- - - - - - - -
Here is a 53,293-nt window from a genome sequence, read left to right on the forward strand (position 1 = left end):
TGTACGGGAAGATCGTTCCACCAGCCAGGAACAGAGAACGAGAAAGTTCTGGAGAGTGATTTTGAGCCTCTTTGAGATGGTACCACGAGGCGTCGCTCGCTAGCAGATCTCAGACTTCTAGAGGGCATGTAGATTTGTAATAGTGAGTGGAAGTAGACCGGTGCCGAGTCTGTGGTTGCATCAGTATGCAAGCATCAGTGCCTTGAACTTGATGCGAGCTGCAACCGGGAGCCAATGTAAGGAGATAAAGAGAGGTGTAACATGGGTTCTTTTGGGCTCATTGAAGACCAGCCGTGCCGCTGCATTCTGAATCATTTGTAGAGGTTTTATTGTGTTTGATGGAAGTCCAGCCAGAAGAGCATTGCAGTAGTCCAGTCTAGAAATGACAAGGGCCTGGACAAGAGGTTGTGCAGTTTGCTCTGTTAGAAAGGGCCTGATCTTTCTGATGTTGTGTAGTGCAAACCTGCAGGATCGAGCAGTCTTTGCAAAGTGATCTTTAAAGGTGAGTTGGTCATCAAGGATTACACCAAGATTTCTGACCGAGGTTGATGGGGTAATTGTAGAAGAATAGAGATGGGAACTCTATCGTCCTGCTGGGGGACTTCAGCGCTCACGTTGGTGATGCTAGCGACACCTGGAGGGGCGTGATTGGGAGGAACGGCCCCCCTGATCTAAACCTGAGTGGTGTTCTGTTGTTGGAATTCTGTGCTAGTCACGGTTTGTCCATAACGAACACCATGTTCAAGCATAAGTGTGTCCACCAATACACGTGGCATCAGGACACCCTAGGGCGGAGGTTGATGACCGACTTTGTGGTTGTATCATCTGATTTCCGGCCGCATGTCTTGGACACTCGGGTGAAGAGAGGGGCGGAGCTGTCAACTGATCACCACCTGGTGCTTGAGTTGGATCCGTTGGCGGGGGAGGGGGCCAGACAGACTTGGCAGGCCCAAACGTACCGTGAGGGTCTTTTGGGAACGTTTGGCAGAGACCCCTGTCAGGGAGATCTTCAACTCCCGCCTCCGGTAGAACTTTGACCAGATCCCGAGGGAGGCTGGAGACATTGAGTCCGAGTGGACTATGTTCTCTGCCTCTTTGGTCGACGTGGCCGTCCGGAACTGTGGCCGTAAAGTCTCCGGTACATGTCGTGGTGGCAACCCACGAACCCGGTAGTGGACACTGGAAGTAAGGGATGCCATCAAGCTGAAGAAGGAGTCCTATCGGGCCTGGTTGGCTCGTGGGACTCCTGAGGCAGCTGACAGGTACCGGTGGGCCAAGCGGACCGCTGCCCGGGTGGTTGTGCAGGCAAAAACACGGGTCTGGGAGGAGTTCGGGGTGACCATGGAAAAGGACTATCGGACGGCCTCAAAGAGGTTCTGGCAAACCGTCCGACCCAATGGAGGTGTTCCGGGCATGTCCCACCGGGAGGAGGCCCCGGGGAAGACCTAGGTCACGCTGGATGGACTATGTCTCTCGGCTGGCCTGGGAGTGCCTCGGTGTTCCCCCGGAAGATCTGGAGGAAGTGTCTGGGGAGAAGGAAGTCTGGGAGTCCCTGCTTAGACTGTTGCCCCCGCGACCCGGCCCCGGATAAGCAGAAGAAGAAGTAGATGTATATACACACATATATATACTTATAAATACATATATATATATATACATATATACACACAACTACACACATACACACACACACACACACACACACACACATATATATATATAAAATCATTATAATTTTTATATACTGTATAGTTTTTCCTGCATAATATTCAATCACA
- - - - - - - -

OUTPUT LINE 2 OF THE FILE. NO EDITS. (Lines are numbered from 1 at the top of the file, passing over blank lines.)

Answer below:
TGTACGGGAAGATCGTTCCACCAGCCAGGAACAGAGAACGAGAAAGTTCTGGAGAGTGATTTTGAGCCTCTTTGAGATGGTACCACGAGGCGTCGCTCGCTAGCAGATCTCAGACTTCTAGAGGGCATGTAGATTTGTAATAGTGAGTGGAAGTAGACCGGTGCCGAGTCTGTGGTTGCATCAGTATGCAAGCATCAGTGCCTTGAACTTGATGCGAGCTGCAACCGGGAGCCAATGTAAGGAGATAAAGAGAGGTGTAACATGGGTTCTTTTGGGCTCATTGAAGACCAGCCGTGCCGCTGCATTCTGAATCATTTGTAGAGGTTTTATTGTGTTTGATGGAAGTCCAGCCAGAAGAGCATTGCAGTAGTCCAGTCTAGAAATGACAAGGGCCTGGACAAGAGGTTGTGCAGTTTGCTCTGTTAGAAAGGGCCTGATCTTTCTGATGTTGTGTAGTGCAAACCTGCAGGATCGAGCAGTCTTTGCAAAGTGATCTTTAAAGGTGAGTTGGTCATCAAGGATTACACCAAGATTTCTGACCGAGGTTGATGGGGTAATTGTAGAAGAATAGAGATGGGAACTCTATCGTCCTGCTGGGGGACTTCAGCGCTCACGTTGGTGATGCTAGCGACACCTGGAGGGGCGTGATTGGGAGGAACGGCCCCCCTGATCTAAACCTGAGTGGTGTTCTGTTGTTGGAATTCTGTGCTAGTCACGGTTTGTCCATAACGAACACCATGTTCAAGCATAAGTGTGTCCACCAATACACGTGGCATCAGGACACCCTAGGGCGGAGGTTGATGACCGACTTTGTGGTTGTATCATCTGATTTCCGGCCGCATGTCTTGGACACTCGGGTGAAGAGAGGGGCGGAGCTGTCAACTGATCACCACCTGGTGCTTGAGTTGGATCCGTTGGCGGGGGAGGGGGCCAGACAGACTTGGCAGGCCCAAACGTACCGTGAGGGTCTTTTGGGAACGTTTGGCAGAGACCCCTGTCAGGGAGATCTTCAACTCCCGCCTCCGGTAGAACTTTGACCAGATCCCGAGGGAGGCTGGAGACATTGAGTCCGAGTGGACTATGTTCTCTGCCTCTTTGGTCGACGTGGCCGTCCGGAACTGTGGCCGTAAAGTCTCCGGTACATGTCGTGGTGGCAACCCACGAACCCGGTAGTGGACACTGGAAGTAAGGGATGCCATCAAGCTGAAGAAGGAGTCCTATCGGGCCTGGTTGGCTCGTGGGACTCCTGAGGCAGCTGACAGGTACCGGTGGGCCAAGCGGACCGCTGCCCGGGTGGTTGTGCAGGCAAAAACACGGGTCTGGGAGGAGTTCGGGGTGACCATGGAAAAGGACTATCGGACGGCCTCAAAGAGGTTCTGGCAAACCGTCCGACCCAATGGAGGTGTTCCGGGCATGTCCCACCGGGAGGAGGCCCCGGGGAAGACCTAGGTCACGCTGGATGGACTATGTCTCTCGGCTGGCCTGGGAGTGCCTCGGTGTTCCCCCGGAAGATCTGGAGGAAGTGTCTGGGGAGAAGGAAGTCTGGGAGTCCCTGCTTAGACTGTTGCCCCCGCGACCCGGCCCCGGATAAGCAGAAGAAGAAGTAGATGTATATACACACATATATATACTTATAAATACATATATATATATATACATATATACACACAACTACACACATACACACACACACACACACACACACACACATATATATATATAAAATCATTATAATTTTTATATACTGTATAGTTTTTCCTGCATAATATTCAATCACA